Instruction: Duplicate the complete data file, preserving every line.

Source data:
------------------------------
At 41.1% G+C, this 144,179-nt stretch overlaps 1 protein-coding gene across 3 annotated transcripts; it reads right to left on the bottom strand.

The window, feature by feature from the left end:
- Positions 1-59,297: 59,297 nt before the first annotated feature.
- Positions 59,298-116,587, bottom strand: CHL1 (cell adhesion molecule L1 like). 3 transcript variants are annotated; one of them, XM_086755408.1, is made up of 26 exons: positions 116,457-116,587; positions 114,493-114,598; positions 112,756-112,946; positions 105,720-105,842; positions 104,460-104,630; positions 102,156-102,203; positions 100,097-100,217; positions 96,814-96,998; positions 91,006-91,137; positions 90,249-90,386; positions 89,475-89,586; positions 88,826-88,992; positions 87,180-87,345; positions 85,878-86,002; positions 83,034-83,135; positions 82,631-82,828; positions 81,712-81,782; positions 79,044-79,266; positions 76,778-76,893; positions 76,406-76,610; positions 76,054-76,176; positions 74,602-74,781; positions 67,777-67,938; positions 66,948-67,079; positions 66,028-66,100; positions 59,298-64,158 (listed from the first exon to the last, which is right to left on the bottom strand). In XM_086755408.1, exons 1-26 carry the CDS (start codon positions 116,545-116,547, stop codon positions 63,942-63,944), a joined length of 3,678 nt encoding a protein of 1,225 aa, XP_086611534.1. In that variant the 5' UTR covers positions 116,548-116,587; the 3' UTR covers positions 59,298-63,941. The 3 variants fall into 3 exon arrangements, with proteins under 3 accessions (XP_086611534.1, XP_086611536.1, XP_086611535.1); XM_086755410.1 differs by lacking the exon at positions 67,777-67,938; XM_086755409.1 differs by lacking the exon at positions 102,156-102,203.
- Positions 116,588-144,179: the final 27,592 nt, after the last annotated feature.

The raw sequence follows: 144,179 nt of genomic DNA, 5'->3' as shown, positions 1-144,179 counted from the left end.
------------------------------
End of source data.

At 41.1% G+C, this 144,179-nt stretch overlaps 1 protein-coding gene across 3 annotated transcripts; it reads right to left on the bottom strand.

The window, feature by feature from the left end:
- Positions 1-59,297: 59,297 nt before the first annotated feature.
- Positions 59,298-116,587, bottom strand: CHL1 (cell adhesion molecule L1 like). 3 transcript variants are annotated; one of them, XM_086755408.1, is made up of 26 exons: positions 116,457-116,587; positions 114,493-114,598; positions 112,756-112,946; positions 105,720-105,842; positions 104,460-104,630; positions 102,156-102,203; positions 100,097-100,217; positions 96,814-96,998; positions 91,006-91,137; positions 90,249-90,386; positions 89,475-89,586; positions 88,826-88,992; positions 87,180-87,345; positions 85,878-86,002; positions 83,034-83,135; positions 82,631-82,828; positions 81,712-81,782; positions 79,044-79,266; positions 76,778-76,893; positions 76,406-76,610; positions 76,054-76,176; positions 74,602-74,781; positions 67,777-67,938; positions 66,948-67,079; positions 66,028-66,100; positions 59,298-64,158 (listed from the first exon to the last, which is right to left on the bottom strand). In XM_086755408.1, exons 1-26 carry the CDS (start codon positions 116,545-116,547, stop codon positions 63,942-63,944), a joined length of 3,678 nt encoding a protein of 1,225 aa, XP_086611534.1. In that variant the 5' UTR covers positions 116,548-116,587; the 3' UTR covers positions 59,298-63,941. The 3 variants fall into 3 exon arrangements, with proteins under 3 accessions (XP_086611534.1, XP_086611536.1, XP_086611535.1); XM_086755410.1 differs by lacking the exon at positions 67,777-67,938; XM_086755409.1 differs by lacking the exon at positions 102,156-102,203.
- Positions 116,588-144,179: the final 27,592 nt, after the last annotated feature.

The raw sequence follows: 144,179 nt of genomic DNA, 5'->3' as shown, positions 1-144,179 counted from the left end.